(1)   The administration’s policy toward Syria

We have no idea what the Trump administration’s policy toward Syria is.  Frankly, we’re not sure that the Trump administration knows, either.  We do, however, know they would like it to include a ban on entry into the United States for all Syrian nationals, including refugees.  That ban would, of course, apply to the father that held the lifeless bodies of his twin children who had been gassed to death; it would also apply to those children.

Before using Holocaust analogies and images of chemical weapons to justify a single missile strike, perhaps the administration might consider how its policies effectively consign thousands of men, women, and children to horrific deaths at the hands of chemical and conventional weapons in Syria.  History has not looked kindly on American presidents who cruelly turned away peoples facing a systematic campaign to kill them and destroy their lives.

(2)   The administration’s immigration enforcement policy

Before, or perhaps during, the horrifying spectacle that was Spicer’s press conference, Attorney General Jeff Sessions released a memorandum on how the DOJ will prioritize prosecutions.  The memo declares that “a high priority” for this administration is any and all “immigration offense[s].”  “It is critical,” the memo explains, that immigration matters be made “criminal cases.”  The memo directs every federal prosecutor to consider for felony prosecution every case of improper entry, reentry, harboring a person who is undocumented, or marrying someone for immigration purposes.

Jeff Sessions, it seems, was not to be out-dog-whistled by his boss, President Trump, who launched his campaign by saying, “When Mexico sends it people … [t]hey’re bringing drugs.  They’re bringing crime.  They’re rapists.  And some, I assume, are good people.”  No, Trump could not have the last word on this point.  Accordingly, Sessions’ prepared remarks for a meeting with customs and border patrol agents at the U.S.-Mexico border included the following:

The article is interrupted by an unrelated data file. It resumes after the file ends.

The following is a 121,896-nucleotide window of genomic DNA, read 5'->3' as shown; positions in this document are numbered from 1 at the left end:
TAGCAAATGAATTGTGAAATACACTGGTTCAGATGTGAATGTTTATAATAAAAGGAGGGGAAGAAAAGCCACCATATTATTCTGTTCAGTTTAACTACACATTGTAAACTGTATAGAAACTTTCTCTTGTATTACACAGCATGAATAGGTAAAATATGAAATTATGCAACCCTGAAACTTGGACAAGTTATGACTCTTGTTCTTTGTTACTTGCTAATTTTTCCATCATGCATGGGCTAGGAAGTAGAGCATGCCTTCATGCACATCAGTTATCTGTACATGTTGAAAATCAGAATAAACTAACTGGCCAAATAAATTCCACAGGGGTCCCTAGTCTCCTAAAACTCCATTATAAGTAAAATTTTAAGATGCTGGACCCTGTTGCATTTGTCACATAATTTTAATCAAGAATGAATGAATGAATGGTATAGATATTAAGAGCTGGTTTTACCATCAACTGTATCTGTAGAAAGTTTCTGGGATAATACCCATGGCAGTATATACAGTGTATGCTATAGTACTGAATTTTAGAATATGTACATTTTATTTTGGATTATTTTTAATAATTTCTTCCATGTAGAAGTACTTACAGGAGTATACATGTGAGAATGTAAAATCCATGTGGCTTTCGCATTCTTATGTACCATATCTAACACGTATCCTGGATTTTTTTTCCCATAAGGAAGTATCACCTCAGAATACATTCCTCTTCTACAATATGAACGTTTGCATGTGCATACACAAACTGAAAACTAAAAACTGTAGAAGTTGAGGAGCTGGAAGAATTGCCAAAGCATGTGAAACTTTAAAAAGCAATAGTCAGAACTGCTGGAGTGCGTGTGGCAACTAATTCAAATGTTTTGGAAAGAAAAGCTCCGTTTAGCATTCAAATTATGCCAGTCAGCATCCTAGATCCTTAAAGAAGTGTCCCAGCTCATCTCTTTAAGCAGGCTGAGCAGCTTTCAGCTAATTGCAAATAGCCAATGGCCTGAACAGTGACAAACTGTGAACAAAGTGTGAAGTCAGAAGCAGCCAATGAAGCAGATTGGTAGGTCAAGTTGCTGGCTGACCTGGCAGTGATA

“Here, along our nation’s southwest border, is ground zero in this fight …. It is here, on this sliver of land, where we first take our stand against this filth ….

[Y]ou have a President who understands the threat, who is not afraid to publically identify the threat and stand up to it ….

To that end, … I am pleased to stand here with you and announce new guidance regarding our commitment to criminal immigration enforcement. As we speak, I am issuing a document to all federal prosecutors that mandates the prioritization of such enforcement.”

Sessions’ remarks are on DOJ’s website for all to see. His remarks equate “criminal aliens”—people who enter the United States illegally—with “filth.”  The prepared remarks of the Attorney General of the United States telegraphed to the officers who patrol the U.S.-Mexico border with guns that they are at “ground zero” in a “fight” against the “threat” from across the border—brown, unwelcome, “Mexican” bodies.  The stakes, he implies, are life and death.  We must not allow that "filth" into the United States.  

Conclusion

In response to the white nationalist conference that was held in Washington, D.C. after the election, the United States Holocaust Memorial Museum released the following statement:

“The Holocaust did not begin with killing; it began with words.”

We would do well to remember that, as well as the many lessons of Passover, in our own time.